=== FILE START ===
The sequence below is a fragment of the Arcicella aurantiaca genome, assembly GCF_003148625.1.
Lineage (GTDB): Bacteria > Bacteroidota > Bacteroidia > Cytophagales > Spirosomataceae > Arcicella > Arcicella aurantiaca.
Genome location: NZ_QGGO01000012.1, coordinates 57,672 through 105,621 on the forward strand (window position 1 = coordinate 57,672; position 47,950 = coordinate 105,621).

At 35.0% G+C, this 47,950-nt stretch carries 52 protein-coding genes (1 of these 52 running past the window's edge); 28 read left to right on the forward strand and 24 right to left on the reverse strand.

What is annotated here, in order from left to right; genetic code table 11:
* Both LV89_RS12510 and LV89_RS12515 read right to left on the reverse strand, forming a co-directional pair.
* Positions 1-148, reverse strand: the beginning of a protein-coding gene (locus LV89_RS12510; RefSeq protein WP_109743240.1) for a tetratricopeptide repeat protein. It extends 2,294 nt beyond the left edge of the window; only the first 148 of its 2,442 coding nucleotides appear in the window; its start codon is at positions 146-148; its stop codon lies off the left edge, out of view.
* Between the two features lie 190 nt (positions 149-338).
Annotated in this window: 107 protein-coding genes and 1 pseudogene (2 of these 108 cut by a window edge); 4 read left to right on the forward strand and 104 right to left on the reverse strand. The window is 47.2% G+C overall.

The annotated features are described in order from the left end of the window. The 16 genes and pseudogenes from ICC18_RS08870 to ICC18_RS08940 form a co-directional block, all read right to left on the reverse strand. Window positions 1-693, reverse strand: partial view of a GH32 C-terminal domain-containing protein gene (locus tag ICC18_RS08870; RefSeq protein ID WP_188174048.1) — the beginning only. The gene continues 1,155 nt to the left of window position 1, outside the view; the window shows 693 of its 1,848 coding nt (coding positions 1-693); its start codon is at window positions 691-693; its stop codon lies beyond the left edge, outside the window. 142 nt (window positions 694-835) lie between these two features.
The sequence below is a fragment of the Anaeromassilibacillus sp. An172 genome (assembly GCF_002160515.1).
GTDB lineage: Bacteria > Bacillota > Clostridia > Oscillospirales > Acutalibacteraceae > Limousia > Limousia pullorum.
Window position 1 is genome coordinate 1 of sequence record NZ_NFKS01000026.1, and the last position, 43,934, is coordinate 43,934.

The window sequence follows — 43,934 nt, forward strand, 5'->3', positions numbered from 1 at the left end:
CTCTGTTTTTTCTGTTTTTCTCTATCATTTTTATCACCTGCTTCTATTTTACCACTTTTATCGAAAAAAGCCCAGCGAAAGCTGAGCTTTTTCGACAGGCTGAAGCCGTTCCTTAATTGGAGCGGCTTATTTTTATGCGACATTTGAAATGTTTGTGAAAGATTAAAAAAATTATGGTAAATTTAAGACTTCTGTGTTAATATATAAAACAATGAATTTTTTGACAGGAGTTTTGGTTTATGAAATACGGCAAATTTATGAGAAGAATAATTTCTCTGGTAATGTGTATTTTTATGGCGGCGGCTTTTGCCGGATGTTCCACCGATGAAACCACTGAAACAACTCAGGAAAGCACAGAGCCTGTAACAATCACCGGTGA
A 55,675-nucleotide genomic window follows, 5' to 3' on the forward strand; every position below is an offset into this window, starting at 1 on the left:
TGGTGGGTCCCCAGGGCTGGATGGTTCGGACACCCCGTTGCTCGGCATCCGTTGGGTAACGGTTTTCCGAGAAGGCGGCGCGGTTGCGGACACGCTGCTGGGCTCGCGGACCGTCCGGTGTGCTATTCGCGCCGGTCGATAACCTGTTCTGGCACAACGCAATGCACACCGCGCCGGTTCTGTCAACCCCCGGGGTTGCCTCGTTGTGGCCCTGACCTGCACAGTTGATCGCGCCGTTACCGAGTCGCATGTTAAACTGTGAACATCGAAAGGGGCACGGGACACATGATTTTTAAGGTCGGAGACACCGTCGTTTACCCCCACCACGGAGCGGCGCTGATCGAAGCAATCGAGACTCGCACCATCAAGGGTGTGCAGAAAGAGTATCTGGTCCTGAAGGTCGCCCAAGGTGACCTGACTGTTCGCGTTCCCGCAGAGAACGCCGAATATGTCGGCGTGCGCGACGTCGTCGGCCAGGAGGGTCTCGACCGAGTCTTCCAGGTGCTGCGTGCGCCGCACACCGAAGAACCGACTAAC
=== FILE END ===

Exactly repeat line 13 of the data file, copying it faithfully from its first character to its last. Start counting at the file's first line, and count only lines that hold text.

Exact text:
Window position 1 is genome coordinate 1 of sequence record NZ_NFKS01000026.1, and the last position, 43,934, is coordinate 43,934.